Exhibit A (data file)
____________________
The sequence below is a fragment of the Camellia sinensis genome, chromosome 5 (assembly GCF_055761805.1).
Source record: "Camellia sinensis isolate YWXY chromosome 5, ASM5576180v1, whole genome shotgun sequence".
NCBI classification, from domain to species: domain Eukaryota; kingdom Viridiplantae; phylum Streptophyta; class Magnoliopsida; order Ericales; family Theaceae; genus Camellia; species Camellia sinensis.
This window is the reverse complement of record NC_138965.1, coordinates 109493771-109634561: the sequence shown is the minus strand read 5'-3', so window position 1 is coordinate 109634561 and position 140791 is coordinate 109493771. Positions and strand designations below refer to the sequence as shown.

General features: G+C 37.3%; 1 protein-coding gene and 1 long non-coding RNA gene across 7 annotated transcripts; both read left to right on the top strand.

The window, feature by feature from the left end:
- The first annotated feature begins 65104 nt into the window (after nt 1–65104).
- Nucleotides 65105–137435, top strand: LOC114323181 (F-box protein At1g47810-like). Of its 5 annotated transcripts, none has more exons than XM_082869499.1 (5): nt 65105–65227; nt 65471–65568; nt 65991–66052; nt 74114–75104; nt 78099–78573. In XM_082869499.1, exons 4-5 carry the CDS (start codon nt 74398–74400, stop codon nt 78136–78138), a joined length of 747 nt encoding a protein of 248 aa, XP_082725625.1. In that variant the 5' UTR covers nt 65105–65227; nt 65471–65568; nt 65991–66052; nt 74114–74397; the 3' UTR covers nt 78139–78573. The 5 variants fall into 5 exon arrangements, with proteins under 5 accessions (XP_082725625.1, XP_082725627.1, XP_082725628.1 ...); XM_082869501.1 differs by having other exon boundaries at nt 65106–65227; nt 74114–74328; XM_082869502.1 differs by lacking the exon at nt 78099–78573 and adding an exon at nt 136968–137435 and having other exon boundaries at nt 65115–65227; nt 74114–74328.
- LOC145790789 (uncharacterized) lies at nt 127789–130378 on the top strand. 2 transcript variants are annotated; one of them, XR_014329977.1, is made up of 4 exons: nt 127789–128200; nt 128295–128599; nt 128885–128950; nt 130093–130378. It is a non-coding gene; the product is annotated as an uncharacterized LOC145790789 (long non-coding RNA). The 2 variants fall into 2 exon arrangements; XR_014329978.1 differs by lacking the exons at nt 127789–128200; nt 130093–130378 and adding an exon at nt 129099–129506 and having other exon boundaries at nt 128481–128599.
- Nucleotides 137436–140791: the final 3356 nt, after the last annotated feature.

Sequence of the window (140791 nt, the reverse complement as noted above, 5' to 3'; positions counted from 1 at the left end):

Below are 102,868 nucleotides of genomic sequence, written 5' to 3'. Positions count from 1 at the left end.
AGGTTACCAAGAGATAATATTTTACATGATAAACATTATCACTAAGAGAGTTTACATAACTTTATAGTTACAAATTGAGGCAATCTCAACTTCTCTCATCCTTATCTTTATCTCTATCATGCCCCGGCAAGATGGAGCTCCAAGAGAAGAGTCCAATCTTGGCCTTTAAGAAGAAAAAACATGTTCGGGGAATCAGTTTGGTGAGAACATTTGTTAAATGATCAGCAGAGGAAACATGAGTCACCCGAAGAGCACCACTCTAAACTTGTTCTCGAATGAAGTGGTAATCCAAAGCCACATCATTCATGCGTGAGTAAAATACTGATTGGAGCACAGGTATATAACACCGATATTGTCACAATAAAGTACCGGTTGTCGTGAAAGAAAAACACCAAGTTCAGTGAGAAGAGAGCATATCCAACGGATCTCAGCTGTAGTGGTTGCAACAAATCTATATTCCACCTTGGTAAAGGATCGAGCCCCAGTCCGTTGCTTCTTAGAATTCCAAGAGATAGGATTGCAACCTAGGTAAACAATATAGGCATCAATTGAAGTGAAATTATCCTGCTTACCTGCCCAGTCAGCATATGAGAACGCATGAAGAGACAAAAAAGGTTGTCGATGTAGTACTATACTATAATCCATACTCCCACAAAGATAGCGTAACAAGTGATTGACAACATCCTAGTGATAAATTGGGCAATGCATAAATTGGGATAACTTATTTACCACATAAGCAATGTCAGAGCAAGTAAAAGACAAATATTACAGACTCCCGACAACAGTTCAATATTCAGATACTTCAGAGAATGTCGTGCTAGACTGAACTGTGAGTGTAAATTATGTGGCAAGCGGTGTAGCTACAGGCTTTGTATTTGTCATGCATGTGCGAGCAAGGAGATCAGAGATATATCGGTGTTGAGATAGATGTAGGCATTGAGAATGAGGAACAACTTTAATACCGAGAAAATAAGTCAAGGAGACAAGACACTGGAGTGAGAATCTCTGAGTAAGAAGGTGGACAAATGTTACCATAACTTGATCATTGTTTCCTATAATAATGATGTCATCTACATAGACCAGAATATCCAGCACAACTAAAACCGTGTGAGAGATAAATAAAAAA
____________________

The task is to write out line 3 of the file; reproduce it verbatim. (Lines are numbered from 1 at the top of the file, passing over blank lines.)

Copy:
NCBI classification, from domain to species: domain Eukaryota; kingdom Viridiplantae; phylum Streptophyta; class Magnoliopsida; order Ericales; family Theaceae; genus Camellia; species Camellia sinensis.